Got 15 minutes and a cup of coffee or tea handy? You’ll be glad you do, and that you’re keeping yourself from developing that daily tolerance. Because then you’ll have access to the “caffeine nap” discovered by U.K. researchers. Drink some coffee fairly quickly (assuming you aren’t already buzzing on the stuff), then take a 15-minute nap. That gives your body just enough sleep to feel slightly refreshed, and the caffeine enough time to start taking effect the minute you wake up.” —
New work habit in 2012.
Interesting discussion in these comments about the role of the AP and breaking news. As one of the commenters wrote, “As a reader, there’s no reason for me to seek out AP specifically after the story is broken. ”
Exactly. So is the AP trying to become a destination on it’s own?
It’s December 13. I just got an email about Foster the People at Summer Stage on May 29th and 30th. Tickets go on sale this Friday. That’s 5.5 months away.
The other day, a friend (who shall remain unnamed) was concerned about leaving a holiday party we were at to head to a different holiday party because “It didn’t look that like many people were checked-in there.”
Target is selling bathing suits already (ok, to be fair, people do go on vacation during the winter).
No wonder we have a hard time living in the moment and appreciating the now. It’s one of my biggest pet peeves. I don’t know if this is a New York thing (I don’t notice this in Chicago, or on recent trips to Atlanta, New Orleans and DC — though it’s totally that way in LA) or just a “people today” thing.
Either way, the seemingly growing inability to be satisfied by the present is really worrisome to me. I see it communication. I see it in dating. I see it in the “maybe” RSVPs. I see it in job satisfaction. I see it when trying to plan a trip or book a flight or pick a brunch location. The conundrum of choice. It’s a first world problem to have, but it doesn’t mean it’s not disheartening.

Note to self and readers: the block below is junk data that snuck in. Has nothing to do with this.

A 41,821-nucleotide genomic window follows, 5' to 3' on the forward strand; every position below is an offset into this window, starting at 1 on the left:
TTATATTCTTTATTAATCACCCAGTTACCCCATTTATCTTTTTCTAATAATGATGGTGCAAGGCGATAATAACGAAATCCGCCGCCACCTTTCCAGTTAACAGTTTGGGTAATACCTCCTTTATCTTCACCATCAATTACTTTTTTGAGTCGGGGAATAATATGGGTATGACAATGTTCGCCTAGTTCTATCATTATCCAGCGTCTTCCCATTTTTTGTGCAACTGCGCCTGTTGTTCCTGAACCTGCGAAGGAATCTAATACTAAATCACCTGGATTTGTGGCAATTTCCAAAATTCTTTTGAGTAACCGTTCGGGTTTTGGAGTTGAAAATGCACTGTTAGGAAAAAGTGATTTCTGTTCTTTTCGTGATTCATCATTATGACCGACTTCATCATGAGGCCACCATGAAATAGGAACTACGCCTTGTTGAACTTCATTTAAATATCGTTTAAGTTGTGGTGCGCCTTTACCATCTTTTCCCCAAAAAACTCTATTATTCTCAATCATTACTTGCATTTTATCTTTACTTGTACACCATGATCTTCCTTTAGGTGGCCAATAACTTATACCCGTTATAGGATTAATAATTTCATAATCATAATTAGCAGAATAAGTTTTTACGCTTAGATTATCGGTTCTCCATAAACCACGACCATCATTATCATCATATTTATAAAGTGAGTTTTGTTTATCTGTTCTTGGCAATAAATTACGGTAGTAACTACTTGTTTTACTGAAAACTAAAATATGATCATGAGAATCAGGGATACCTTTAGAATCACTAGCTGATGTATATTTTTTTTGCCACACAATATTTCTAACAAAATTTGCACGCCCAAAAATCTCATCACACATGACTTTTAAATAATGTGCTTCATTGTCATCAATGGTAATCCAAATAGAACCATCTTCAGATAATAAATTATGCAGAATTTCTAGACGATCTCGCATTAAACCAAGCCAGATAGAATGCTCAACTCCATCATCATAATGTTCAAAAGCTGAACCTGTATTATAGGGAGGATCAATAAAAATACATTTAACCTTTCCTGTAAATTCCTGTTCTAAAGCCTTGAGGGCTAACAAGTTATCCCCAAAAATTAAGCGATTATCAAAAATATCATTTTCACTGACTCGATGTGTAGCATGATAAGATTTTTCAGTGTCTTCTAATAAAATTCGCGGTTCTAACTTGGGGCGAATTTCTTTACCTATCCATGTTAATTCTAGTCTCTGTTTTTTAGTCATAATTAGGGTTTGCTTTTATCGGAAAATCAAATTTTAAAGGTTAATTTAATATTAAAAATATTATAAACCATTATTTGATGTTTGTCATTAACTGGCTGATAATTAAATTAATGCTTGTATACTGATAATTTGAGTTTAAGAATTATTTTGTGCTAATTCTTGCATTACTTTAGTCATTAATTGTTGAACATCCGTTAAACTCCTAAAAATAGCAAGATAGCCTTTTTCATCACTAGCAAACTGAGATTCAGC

This is the thing: When you hit 28 or 30, everything begins to divide. You can see very clearly two kinds of people. On one side, people who have used their 20s to learn and grow, to find … themselves and their dreams, people who know what works and what doesn’t, who have pushed through to become real live adults. Then there’s the other kind, who are hanging onto college, or high school even, with all their might. They’ve stayed in jobs they hate, because they’re too scared to get another one. They’ve stayed with men or women who are good but not great, because they don’t want to be lonely. … they mean to develop intimate friendships, they mean to stop drinking like life is one big frat party. But they don’t do those things, so they live in an extended adolescence, no closer to adulthood than when they graduated.
Don’t be like that. Don’t get stuck. Move, travel, take a class, take a risk. There is a season for wildness and a season for settledness, and this is neither. This season is about becoming. Don’t lose yourself at happy hour, but don’t lose yourself on the corporate ladder either. Stop every once in a while and go out to coffee or climb in bed with your journal.
Ask yourself some good questions like: “Am I proud of the life I’m living? What have I tried this month? … Do the people I’m spending time with give me life, or make me feel small? Is there any brokenness in my life that’s keeping me from moving forward?”
Now is your time. Walk closely with people you love, and with people who believe … life is a grand adventure. Don’t get stuck in the past, and don’t try to fast-forward yourself into a future you haven’t yet earned. Give today all the love and intensity and courage you can, and keep traveling honestly along life’s path.” —
This is great.
I don’t often get inspirational on y’all, but this really nails it.
For some Monday inspiration.
Exactly. And one possible way to do that? Get hooked in with LC and the rest of her crew.
The would-be robber looked at his would-be victim, “like what’s going on here?” Diaz says. “He asked me, ‘Why are you doing this?’”
Diaz replied: “If you’re willing to risk your freedom for a few dollars, then I guess you must really need the money. I mean, all I wanted to do was get dinner and if you really want to join me … hey, you’re more than welcome.” —A Victim Treats His Mugger Right : NPR